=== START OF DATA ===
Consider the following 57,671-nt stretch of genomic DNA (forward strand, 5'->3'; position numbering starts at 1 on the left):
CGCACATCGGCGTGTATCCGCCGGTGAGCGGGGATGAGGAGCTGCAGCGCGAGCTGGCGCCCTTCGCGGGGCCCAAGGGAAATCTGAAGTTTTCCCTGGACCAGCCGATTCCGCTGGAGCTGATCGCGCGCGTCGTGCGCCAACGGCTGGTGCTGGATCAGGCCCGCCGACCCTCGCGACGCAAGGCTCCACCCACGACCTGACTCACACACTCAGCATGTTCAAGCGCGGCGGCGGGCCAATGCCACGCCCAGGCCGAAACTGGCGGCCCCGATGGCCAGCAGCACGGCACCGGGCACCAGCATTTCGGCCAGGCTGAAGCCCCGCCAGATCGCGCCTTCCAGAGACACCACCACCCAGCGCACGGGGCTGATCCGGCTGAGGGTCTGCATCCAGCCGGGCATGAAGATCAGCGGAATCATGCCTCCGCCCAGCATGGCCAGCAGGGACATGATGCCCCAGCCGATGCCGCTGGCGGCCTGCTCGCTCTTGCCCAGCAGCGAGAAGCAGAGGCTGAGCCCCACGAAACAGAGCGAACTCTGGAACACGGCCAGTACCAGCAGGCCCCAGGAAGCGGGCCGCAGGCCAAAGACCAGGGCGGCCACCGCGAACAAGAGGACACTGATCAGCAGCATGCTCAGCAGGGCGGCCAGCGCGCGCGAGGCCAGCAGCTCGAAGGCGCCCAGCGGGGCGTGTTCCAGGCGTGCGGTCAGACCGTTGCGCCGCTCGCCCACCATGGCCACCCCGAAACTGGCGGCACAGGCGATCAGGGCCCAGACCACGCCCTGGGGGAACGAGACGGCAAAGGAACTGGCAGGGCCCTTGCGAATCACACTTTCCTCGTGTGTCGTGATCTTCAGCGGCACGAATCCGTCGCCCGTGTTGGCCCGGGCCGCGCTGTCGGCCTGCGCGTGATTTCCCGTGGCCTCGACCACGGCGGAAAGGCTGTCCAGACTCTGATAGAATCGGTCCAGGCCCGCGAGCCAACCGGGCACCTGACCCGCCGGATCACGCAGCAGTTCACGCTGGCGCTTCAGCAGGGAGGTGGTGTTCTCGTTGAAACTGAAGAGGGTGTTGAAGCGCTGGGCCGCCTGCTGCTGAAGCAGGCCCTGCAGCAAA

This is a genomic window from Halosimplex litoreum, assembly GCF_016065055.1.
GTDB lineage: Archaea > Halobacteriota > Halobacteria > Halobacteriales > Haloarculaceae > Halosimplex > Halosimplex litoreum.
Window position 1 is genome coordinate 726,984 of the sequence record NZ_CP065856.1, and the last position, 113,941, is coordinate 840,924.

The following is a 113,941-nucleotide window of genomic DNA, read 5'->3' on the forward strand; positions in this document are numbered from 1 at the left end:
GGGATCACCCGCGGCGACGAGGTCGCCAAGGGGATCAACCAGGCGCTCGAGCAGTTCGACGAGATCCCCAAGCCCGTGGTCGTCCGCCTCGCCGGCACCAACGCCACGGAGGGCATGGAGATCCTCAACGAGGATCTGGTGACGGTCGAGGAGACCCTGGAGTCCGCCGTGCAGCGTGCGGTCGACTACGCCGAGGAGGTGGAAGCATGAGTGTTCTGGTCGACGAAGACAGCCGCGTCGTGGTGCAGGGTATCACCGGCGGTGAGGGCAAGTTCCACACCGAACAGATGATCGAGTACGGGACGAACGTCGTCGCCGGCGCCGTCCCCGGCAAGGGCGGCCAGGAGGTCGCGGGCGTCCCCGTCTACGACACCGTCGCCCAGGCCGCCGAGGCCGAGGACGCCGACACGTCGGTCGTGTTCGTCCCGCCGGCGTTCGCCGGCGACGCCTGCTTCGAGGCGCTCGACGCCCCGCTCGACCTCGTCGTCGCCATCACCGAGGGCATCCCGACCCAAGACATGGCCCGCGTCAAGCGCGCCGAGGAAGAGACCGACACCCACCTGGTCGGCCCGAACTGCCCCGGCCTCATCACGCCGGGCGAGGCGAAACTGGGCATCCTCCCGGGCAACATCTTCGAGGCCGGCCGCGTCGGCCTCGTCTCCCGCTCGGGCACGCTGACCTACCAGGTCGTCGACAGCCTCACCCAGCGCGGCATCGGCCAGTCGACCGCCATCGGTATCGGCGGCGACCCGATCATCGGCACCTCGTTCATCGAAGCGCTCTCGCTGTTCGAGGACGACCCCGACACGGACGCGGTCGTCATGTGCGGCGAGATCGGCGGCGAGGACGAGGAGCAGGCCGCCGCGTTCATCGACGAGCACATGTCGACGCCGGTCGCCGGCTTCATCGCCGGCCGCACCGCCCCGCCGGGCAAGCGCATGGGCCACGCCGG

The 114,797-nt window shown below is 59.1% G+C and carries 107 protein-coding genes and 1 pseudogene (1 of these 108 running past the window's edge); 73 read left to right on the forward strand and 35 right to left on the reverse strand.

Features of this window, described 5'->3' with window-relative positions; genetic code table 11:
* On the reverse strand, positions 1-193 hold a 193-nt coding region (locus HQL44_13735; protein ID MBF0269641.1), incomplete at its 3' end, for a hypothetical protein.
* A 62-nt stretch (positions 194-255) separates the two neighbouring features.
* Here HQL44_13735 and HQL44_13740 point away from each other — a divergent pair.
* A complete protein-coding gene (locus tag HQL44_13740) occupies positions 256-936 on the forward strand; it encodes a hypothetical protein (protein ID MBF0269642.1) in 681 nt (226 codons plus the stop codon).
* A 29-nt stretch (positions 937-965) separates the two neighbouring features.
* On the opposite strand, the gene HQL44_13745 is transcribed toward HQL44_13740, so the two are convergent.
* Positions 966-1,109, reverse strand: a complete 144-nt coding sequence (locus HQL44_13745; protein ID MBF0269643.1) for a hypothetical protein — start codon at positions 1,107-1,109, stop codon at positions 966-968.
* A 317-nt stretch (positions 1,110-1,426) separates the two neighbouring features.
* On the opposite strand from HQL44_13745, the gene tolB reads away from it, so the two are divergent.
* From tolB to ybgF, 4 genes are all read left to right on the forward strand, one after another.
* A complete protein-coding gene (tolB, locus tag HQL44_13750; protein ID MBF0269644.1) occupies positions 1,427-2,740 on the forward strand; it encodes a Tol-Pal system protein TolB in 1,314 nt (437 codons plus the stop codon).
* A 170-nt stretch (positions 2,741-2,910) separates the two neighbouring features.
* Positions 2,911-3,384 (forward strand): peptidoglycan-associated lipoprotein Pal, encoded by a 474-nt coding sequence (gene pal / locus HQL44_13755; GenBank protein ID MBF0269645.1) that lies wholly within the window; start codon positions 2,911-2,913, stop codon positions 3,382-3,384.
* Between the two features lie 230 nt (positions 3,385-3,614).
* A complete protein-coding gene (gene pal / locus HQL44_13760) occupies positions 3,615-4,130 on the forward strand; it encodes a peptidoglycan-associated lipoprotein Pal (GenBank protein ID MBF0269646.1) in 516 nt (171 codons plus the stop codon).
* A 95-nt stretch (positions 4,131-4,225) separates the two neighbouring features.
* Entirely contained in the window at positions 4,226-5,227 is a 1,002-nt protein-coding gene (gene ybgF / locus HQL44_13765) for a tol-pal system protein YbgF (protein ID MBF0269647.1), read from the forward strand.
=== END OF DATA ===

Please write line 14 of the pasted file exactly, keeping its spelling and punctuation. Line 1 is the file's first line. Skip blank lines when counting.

* A 29-nt stretch (positions 937-965) separates the two neighbouring features.